3. Change metformin to the extended release formulation, which allows once daily dosing and increase dose to 2 gm.

4. Given Roy’s erratic eating habits and to minimize the risk of hypoglycemia, the gliclazide is ceased and his insulin regimen is simplified to 30 units glargine daily.

5. Cease amlodipine as may be contributing to oedema and SGLT2i will have a comparable anti-hypertensive effect. Continue valsartan, frusemide, prazosin, aspirin and carvedilol.

6. Increase atorvanstatin to "high dose" - initally 40 mg daily.

7. Arrange home visit and review by pharmacist for home review of all medications and insulin use.

8. Diabetes educator review of home blood glucose monitoring and insulin use.

9. Dietician review.

10. Arrange an Aged Care Assessment Team (ACAT) review to exclude depression or cognitive impairment.

11. Consider additional support and meals on wheels.

 

Visit Two

Roy presents for review two weeks after changing to the basal insulin regimen and starting empagliflozin 10 mg daily. He states that he has not experienced any hypoglycaemia or any other side-effects and is much happier that he does not need to wake up early to take insulin. He states he is better with taking his medications. His BGLs are better (7.0-11.5 mmol/L).

Current medications

Metformin XR 1gm with dinner
Glargine 30 units nocte
Aspirin 100mg daily
Atorvastatin 40mg daily
Carvedilol 6.25mg twice daily
Frusemide 40mg mane
Esomeprazole 20mg daily
Prazosin 0.5mg twice daily
Valsartan 160mg daily

Empagliflozin 10 mg daily

Examination

Blood pressure 120/85 mmHg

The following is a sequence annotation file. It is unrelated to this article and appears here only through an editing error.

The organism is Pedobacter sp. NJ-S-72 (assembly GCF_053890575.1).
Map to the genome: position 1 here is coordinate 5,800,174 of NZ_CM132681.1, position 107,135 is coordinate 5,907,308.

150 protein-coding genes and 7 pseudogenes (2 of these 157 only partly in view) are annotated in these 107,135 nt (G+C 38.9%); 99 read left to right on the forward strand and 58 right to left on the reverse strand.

No oedema or signes of overt CCF

Weight 87 kg, Height 175 cm, BMI 31 kg/m2

What are the management issues for this patient?

  • Individualisation of glycaemic treatment targets depending on patient wishes, comorbidities and hypoglycaemia risk
  • Rationalisation of non-glycaemic therapies may be possible after successful introduction of SGLT2i therapy

What is your management plan?

1. Review medication adherence and titrate insulin and metformin doses.

2. Consider ceasing prazosin and reducing or ceasing frusemide Review medication adherence.

3. A combined metformin/empagliflozin preparation could be used to further reduce tablet load once individual doses are stabilised. 

 

Visit Three 

Roy returns in three months for review. Following review by the home pharmacist, all excess and unused medications at Roy’s house were safely disposed. Medications were further rationalised and weaned under the guidance of Roy’s GP. Roy is now more comfortable with his prescribed medications and states that he is taking them on almost all days. He has had no hypoglycaemia and presents his BGL record to allow titration of insulin doses.

Current medications

Metformin XR 1oo mg

Empagliflozin 10 mg with dinner